The more academically inclined might rather read Black Cowboys in the American West: On the Range, On the Stage, Behind the Badge, edited by Bruce A. Glasrud and Michael N. Searles. It has small print and large footnotes, and also has chapters devoted to Nat Love, Stagecoach Mary, and other individuals in addition to themed chapter like “Singing Cowboys” and “Lawmen.” No photos though!

The most local stories come from New Mexico’s Buffalo Soldiers 1866-1900, by Monroe Lee Billington. It has several chapters devoted entirely to Fort Bayard. It described the roles of both infantry and cavalry in the Indian wars, camp and garrison life, prejudice and discrimination. We are reminded again of just how diverse military and frontier life was during and after the civil war by the statistic from the introduction that 10% of Union soldiers were Black. For more background on this topic, we also sell New Mexico and the Civil War by Dr. Walter Earl Pittman: https://silvercitymuseumsociety.org/product/new-mexico-and-the-civil-war/.

And last but not least, African American Women of the Old West, by Tricia Martineau Wagner: https://silvercitymuseumsociety.org/product/african-american-women-of-the-old-west/. This book brought the most pleasure because it creates novel-like narratives about each of the women – many, like Stagecoach Mary, Biddy Mason, and Mary Ellen Porter, who also appeared in books above. But here, scenes from their stories are imagined.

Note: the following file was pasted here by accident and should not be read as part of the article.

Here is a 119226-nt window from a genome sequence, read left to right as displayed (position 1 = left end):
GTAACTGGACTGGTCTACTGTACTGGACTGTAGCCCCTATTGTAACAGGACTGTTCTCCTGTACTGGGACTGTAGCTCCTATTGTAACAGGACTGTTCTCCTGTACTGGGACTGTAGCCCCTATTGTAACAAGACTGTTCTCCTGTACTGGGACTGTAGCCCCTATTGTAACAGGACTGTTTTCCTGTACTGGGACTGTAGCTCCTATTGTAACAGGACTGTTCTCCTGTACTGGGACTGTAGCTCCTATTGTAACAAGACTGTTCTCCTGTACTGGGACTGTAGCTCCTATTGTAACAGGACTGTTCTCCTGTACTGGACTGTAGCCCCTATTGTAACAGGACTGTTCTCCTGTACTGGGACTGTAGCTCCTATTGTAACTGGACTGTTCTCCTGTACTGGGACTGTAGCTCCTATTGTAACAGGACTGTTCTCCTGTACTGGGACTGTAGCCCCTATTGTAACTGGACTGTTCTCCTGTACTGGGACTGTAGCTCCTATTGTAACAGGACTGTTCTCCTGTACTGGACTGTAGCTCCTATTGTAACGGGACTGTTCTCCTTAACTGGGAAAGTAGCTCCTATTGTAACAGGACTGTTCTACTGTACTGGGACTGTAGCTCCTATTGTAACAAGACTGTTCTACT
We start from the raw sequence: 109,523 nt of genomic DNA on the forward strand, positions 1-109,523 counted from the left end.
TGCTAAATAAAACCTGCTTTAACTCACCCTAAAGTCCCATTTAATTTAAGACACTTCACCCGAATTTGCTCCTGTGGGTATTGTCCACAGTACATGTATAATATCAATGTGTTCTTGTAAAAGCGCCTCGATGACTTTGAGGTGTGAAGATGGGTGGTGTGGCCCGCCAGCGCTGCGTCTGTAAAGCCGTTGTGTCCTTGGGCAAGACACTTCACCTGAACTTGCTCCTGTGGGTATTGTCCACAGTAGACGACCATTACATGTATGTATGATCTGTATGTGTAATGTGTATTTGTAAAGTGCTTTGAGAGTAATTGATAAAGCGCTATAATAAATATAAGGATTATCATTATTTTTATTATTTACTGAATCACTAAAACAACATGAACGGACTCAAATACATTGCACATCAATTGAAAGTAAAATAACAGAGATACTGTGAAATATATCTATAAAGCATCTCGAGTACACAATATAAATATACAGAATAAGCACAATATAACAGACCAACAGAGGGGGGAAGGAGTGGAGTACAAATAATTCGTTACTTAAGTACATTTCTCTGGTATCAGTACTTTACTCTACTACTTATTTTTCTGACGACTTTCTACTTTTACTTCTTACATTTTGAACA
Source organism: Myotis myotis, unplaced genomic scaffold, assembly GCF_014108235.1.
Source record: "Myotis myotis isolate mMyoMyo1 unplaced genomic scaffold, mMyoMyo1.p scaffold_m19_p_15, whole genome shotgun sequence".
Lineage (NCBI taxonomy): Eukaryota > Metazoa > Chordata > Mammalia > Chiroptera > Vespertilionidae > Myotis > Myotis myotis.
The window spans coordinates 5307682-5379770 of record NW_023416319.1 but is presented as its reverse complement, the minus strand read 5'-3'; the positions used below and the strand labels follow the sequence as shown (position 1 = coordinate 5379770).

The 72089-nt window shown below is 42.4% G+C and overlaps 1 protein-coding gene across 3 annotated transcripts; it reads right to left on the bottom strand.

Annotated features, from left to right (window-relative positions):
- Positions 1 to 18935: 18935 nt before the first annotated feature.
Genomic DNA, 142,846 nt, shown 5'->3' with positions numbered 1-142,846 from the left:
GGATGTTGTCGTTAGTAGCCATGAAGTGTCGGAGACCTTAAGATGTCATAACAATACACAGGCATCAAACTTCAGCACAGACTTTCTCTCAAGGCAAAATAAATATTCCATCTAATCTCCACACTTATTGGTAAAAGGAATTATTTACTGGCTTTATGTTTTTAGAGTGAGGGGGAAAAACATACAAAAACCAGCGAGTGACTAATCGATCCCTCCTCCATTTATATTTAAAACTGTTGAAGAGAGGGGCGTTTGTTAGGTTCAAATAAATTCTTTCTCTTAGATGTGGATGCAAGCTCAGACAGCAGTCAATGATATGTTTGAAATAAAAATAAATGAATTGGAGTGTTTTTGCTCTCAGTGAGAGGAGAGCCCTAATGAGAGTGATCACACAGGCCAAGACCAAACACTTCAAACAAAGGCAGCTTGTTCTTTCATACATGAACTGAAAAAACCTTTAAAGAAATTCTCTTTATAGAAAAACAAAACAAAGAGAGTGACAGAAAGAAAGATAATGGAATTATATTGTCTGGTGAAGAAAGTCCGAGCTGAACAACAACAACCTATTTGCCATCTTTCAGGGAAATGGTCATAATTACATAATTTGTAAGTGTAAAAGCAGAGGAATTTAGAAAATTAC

We are introduced to Mary Fields with proper gusto: she’s sitting in an all-male saloon in Montana where she was special permission from the mayor to drink and play poker, all the while chomping her cigar which it is said she smokes or chews whether doing laundry or protecting her cargo from wolves and bandits.

The music and banter stop as she sees a man outside, storms out, punches him flat on the ground, and returns to report that his skipped laundry bill “has now been paid in full.” This is what happens when a woman who has spent her life driving stagecoaches and being the second woman ever to deliver the U.S. Mail overland by horseback finally retires to become a laundress. Despite being well into her 70s in this scene, she is still 6-foot and 200 pounds, still handy with a firearm, and still keeps a cigar and a jug of whiskey with her at all times. And still is not to be messed with.

Books not linked in the text can be purchased over phone or email by contacting Melody Collins at store@silvercitymuseum.org or 575-597-0223.

All material in this piece is drawn from the books mentioned herein. Questions and comments can be directed to communications@silvercitymuseum.org.